Complaints

The Law Society is responsible for regulating the legal profession in the Yukon. This means that the Law Society must make sure that lawyers in the Yukon maintain a certain standard of practice. If the Law Society receives a complaint about a lawyer’s conduct, it reviews that conduct and decides whether it meets the standard.

Lawyers in the Yukon are required to follow the Code of Professional Conduct and the Rules of the Law Society of Yukon.

A breach of the Rules or the Code, or failure to act ethically and competently might be a basis for a complaint.

For example, lawyers should:

  • be honest;
  • keep clients informed by responding promptly to telephone calls or letters and completing work in a timely fashion;
  • respect client confidentiality;
  • not act in a conflict of interest (such as acting against a former client or improperly sharing a business interest with a client);
  • safeguard client funds and property; and
  • practise in a competent manner.

The Law Society’s role

The Law Society receives complaints about lawyers from members of the public, clients, other lawyers and judges. Once a complaint is received, the Law Society must follow a specific process required by the Legal Profession Act. The Law Society has a duty to respond to all complaints.

In dealing with a complaint about a lawyer, the Law Society must in general:

  • protect the public;
  • be accountable for the actions of its members (i.e. the lawyers); and
  • decide if there is a basis for the complaint.

THE COMPLAINT PROCESS

How you can make a complaint:

  1. Complete the appropriate complaint form found below.
  2. Include copies of documents related to your complaint.
  3. Make sure that your current address, phone number and email are on the form so that the Law Society can contact you if more information is needed and when a decision is made.
  4. All of the information you provide will be sent to the lawyer. The lawyer can then respond to your complaint.

What the Law Society does:

  1. The Law Society sends a letter to you to say that your complaint has been received.
  2. The Chair of the Discipline Committee, who is responsible for administering the complaint, sends the information to the lawyer and gets the lawyer’s response.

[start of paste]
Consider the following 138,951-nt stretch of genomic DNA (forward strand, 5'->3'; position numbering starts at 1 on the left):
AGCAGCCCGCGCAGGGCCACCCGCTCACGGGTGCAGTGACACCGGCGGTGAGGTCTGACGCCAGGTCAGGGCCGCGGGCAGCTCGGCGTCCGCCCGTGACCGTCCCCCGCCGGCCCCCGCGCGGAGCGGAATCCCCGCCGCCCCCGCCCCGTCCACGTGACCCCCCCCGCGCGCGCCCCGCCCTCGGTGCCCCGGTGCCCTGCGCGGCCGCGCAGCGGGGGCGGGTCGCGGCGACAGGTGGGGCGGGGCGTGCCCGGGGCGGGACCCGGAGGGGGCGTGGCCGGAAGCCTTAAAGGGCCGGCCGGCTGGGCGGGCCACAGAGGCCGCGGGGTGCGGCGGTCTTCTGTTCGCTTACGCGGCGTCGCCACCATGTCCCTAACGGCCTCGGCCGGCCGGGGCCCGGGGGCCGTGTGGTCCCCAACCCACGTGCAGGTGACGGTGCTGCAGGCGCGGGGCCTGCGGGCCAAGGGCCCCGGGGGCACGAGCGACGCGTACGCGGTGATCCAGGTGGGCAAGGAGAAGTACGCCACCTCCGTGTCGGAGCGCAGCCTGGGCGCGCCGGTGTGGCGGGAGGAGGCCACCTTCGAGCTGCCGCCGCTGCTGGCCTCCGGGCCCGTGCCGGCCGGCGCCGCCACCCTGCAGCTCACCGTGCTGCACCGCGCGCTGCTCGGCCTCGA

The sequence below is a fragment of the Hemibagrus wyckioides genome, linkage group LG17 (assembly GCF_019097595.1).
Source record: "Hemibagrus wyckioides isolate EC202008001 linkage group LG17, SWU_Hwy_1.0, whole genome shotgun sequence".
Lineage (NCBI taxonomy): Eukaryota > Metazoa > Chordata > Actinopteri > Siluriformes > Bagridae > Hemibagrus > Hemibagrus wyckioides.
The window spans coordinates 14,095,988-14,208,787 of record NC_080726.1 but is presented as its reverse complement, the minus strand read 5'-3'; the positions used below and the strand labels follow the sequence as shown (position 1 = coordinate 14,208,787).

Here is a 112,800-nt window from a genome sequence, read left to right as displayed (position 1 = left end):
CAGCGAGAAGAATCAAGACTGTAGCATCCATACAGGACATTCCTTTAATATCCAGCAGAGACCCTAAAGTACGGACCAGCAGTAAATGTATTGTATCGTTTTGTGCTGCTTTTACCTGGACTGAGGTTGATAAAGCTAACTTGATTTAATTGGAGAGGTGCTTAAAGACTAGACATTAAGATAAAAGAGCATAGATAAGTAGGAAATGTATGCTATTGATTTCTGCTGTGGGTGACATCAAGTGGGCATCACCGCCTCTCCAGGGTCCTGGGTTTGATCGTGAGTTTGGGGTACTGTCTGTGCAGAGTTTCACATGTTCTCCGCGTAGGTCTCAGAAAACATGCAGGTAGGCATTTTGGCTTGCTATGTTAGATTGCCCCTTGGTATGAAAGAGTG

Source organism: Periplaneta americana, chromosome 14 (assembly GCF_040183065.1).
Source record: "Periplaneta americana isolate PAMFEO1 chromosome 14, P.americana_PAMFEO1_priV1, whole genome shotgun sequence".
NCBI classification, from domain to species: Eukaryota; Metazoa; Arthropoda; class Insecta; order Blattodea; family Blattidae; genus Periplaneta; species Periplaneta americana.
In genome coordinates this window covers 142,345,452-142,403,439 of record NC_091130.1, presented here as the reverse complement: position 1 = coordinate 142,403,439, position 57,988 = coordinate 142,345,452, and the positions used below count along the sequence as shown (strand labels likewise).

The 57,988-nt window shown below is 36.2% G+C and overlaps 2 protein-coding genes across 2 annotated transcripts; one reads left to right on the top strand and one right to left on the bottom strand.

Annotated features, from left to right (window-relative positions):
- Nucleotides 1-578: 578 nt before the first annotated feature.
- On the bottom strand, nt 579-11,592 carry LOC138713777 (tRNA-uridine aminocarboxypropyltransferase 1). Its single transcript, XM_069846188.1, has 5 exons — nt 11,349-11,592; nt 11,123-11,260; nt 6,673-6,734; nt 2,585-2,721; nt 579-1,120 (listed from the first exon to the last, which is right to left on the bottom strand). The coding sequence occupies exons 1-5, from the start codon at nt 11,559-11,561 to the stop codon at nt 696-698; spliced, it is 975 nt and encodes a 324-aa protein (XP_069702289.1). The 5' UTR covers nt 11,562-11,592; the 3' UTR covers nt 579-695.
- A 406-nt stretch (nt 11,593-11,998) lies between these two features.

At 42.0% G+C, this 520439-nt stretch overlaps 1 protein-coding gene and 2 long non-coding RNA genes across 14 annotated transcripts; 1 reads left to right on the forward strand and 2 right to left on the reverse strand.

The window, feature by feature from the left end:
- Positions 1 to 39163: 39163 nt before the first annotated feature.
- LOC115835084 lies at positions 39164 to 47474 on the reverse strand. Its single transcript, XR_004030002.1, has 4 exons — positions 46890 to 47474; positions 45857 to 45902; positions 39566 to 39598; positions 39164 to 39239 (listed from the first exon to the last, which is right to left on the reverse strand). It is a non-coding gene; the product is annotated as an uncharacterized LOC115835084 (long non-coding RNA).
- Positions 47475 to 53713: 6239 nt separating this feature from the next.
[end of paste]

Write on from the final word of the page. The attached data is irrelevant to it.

3. The Chair reviews the complaint and the lawyer’s response.
  4. The Chair can direct the complaint be dismissed or order an investigation. If the Chair decides the complaint be dismissed at this stage you may appeal this decision to the Law Society.
  5. If the Chair decides more information is needed before a decision can be made, he or she may order an investigation. An investigator is hired. The investigator collects information through interviews and documents and prepares a report for the Chair. The investigator has broad powers of investigation.
  6. The Chair decides what further action, if any, will be taken based on the investigator’s report. The Chair may:
    • direct that no further action be taken;
    • direct a further investigation;
    • refer the matter to two members of the Discipline Committee for review; or
    • direct that a hearing be conducted if there are serious concerns or breaches of the lawyer’s obligations.
  1. You are advised of the decision by the Law Society. You may appeal a decision that no further action be taken.
  2. A formal disciplinary hearing, before a panel of lawyers and a public non-lawyer representative, and open to the public, may result in a finding that a lawyer’s conduct is deserving of censure. This is conduct that is not in the public interest, that harms the legal profession or that does not meet the standards in the Code of Professional Conduct. Penalties can include a reprimand, suspension, conditions imposed upon the lawyer’s practice or disbarment, depending on the seriousness of the matter.

How long does the process take?

Law Society Rules require the lawyer and investigator to take actions promptly. A complaint is often finalized within six months, but extensions can be granted if necessary. More complex cases may take longer.

What the Law Society cannot do.

The Law Society does not have the authority to:

  • give legal advice;
  • pay compensation;
  • change the decision of a court;
  • insist that a lawyer take a case, remain on or withdraw from a case or take specific action in a case;
  • find that a lawyer was negligent;
  • address complaints about a Judge; or
  • review or change a lawyer’s fees or billings. If you have a complaint about your lawyer’s bill, contact the Clerk of the Yukon Supreme Court. The Clerk is located at the Court Registry, Law Courts Building at 2130 – 2nd Avenue, Whitehorse or call 867- 667-5441.

Lawyer Negligence (saying that your lawyer made a mistake)

Your complaint to the Law Society regarding a lawyer’s conduct does not amount to your making a claim against that lawyer with respect to potential negligence on their part.

The Law Society cannot pay you money or make a lawyer pay you money because of the lawyer’s mistake.

If you believe that your lawyer was negligent, you may wish to seek legal advice about your options, bearing in mind that limitation periods exist after which you will not be able to pursue your claim.

Questions?

Contact the Law Society Executive Director at 867-668-4231 or email info@lawsocietyyukon.com.

Forms: